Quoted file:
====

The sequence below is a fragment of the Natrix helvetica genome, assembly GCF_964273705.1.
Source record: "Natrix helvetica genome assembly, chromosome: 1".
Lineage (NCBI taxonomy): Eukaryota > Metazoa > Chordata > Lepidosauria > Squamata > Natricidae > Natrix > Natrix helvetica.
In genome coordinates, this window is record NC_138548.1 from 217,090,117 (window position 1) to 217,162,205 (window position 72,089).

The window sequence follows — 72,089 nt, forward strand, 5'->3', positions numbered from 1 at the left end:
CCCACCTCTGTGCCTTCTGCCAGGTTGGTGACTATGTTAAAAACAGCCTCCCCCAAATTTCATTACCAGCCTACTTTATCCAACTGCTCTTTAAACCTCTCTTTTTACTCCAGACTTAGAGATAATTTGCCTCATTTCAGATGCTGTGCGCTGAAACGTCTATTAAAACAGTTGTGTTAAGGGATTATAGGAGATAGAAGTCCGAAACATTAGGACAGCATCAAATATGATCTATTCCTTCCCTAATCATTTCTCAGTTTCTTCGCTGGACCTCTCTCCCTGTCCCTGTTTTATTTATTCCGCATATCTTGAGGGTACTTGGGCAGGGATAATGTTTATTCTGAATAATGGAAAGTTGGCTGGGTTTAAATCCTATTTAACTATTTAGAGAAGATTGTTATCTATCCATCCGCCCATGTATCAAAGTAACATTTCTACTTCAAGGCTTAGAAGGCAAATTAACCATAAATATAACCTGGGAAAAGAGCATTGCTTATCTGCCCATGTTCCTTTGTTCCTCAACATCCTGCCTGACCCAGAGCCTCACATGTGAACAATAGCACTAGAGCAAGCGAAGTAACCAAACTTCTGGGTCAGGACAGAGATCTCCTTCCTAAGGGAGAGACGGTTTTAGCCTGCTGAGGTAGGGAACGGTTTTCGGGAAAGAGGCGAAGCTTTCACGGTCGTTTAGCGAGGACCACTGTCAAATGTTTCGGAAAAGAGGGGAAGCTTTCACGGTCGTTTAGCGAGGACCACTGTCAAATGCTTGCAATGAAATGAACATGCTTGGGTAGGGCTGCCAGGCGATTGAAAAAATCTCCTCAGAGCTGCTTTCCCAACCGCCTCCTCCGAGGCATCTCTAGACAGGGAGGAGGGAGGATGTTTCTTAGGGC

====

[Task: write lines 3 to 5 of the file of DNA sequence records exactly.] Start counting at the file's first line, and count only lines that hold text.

Lineage (NCBI taxonomy): Eukaryota > Metazoa > Chordata > Lepidosauria > Squamata > Natricidae > Natrix > Natrix helvetica.
In genome coordinates, this window is record NC_138548.1 from 217,090,117 (window position 1) to 217,162,205 (window position 72,089).

The window sequence follows — 72,089 nt, forward strand, 5'->3', positions numbered from 1 at the left end: